"There is always a philosophy for lack of courage."—Albert Camus

Monday, August 21, 2006

Obliterating Cultural Distinctions: Shakespeare at the Fringe

Shakespeare in a bouncy castle, or moon walk, is the Reuters writer's pick for zaniest Shakespeare adapatation at this year's Edinburgh Fringe Festival (see full article here).

Every year brings several new adaptations of Shakespeare plays at the Fringe, another of those "outsider" phenomena, like the Lollapalooza festival, that become part of the mainstream culture and redifine it, as is the way of things in the Omniculture. Even midsize, stalwartly middle-American towns such as Indianapolis have fringe festivals now.

This year's Edinburgh Fringe includes a "roller-disco" version of A Midsummer Night's Dream, along with other equally bizarre ideas from a crop which the Reuters story describes as "an endless variety that could be collectively labeled '101 Ways to Murder The Bard' ":

"Macbeth -- That Old Black Magic" boasts a Frank Sinatra soundtrack and you can see "The Tempest" with acrobats, puppets and circus tricks.

In "Corleone: The Godfather," the American High School Theater Festival troupe asks "What if Shakespeare had written the Godfather?"

Shakespeare's Comedy of Errors, performed by a Utah school group at the Edinburgh Fringe Festival, 2001

We can surely hope that such tomfoolery will create an interest in Shakespeare among some individuals who would never otherwise get anywhere near the Bard's works. For the more sophisticated, it could be argued that the contrast between Shakespeare's elevated artistry and the coarse, anarchical surroundings of the Fringe Festival can make for an enlightening contrast that affords one an even greater appreciation of the Bard's work. One could conclude that the humor of such things resides in our appreciation of the contrast between what is vulgar and what is elevated.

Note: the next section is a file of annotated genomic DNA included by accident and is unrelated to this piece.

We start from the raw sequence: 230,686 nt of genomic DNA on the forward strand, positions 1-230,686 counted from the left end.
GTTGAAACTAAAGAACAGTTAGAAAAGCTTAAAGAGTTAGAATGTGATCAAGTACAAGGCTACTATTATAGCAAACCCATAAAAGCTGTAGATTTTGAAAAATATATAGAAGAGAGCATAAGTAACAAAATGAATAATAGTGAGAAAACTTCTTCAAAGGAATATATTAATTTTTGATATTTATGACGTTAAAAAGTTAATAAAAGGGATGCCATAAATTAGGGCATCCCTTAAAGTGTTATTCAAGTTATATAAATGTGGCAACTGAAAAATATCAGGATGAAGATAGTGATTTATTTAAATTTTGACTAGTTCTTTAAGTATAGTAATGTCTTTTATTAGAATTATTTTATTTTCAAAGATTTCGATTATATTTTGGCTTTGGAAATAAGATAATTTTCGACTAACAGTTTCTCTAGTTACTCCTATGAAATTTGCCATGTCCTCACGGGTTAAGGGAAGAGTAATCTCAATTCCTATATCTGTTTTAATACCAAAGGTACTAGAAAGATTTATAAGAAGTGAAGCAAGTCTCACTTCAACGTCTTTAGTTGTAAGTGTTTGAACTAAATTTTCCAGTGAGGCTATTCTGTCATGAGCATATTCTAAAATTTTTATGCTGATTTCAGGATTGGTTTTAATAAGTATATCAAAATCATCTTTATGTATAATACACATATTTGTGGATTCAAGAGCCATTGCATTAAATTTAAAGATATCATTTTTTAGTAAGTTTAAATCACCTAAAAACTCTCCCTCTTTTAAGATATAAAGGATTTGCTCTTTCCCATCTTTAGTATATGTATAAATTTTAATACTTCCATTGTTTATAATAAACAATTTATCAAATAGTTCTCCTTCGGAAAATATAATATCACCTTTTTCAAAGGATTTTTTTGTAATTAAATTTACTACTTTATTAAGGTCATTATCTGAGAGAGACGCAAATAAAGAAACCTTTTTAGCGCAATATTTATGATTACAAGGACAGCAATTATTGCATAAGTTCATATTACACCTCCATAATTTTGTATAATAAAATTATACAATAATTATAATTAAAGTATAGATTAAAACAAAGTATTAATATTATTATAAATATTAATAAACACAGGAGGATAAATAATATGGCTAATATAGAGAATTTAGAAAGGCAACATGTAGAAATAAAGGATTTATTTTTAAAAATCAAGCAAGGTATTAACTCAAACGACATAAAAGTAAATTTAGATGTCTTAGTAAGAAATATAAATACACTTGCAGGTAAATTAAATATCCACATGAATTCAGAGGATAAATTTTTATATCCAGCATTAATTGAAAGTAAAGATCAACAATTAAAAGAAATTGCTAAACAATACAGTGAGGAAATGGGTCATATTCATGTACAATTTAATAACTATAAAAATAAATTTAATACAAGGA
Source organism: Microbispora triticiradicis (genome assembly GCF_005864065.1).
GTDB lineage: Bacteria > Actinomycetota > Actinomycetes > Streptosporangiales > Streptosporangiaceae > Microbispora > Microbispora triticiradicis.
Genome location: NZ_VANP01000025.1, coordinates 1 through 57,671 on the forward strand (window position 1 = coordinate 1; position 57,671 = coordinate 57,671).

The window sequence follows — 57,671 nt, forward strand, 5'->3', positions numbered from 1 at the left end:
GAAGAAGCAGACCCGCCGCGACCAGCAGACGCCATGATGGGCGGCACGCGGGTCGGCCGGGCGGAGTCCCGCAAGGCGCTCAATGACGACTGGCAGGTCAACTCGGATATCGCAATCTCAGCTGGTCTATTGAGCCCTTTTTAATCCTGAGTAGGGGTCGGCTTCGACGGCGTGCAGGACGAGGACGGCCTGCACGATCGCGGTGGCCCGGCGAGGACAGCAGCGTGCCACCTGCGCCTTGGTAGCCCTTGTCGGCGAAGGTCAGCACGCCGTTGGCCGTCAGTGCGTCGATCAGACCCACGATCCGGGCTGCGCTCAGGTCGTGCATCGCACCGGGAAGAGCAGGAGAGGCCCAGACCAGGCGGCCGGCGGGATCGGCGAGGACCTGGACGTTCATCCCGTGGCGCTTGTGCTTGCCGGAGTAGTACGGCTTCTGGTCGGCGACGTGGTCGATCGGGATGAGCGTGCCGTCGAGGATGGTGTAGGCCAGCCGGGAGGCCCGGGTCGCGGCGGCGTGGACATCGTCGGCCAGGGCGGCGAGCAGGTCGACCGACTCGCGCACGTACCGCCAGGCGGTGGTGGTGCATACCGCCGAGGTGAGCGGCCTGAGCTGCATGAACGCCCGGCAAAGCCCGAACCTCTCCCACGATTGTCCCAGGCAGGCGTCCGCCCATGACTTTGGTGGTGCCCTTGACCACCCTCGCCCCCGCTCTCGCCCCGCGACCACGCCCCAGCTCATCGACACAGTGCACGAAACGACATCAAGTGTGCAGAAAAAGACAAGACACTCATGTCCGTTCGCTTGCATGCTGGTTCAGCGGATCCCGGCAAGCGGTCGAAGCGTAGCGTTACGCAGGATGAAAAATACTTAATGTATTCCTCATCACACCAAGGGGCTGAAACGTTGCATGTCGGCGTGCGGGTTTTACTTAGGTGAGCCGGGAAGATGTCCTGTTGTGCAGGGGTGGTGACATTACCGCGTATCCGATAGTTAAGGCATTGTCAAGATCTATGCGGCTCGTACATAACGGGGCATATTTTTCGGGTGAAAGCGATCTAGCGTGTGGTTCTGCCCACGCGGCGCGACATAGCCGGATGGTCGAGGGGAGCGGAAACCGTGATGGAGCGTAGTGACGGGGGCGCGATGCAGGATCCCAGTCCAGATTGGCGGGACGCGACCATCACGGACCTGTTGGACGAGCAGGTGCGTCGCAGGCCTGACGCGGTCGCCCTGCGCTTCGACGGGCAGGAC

But I doubt it in this case. To appreciate the works of Shakespeare, one need only experience them. They still speak to deep truths in human nature and of enduring realities of the human condition. The main effect of such burlesques as are common at the Fringe, it appears to me, is to obliterate lines of distinction between cultural artifacts. Burlesques of Shakespeare do not demistify the Bard's works—as if that were at all necessary; they are, after all, quite understandable to any reasonably attentive person—but instead simply make them part of a cultural stew in which all ingredients are equally important and none may be allowed pride of place.

That is something of which the Omniculture provides quite enough already, thank you very much.

From Karnick on Culture.

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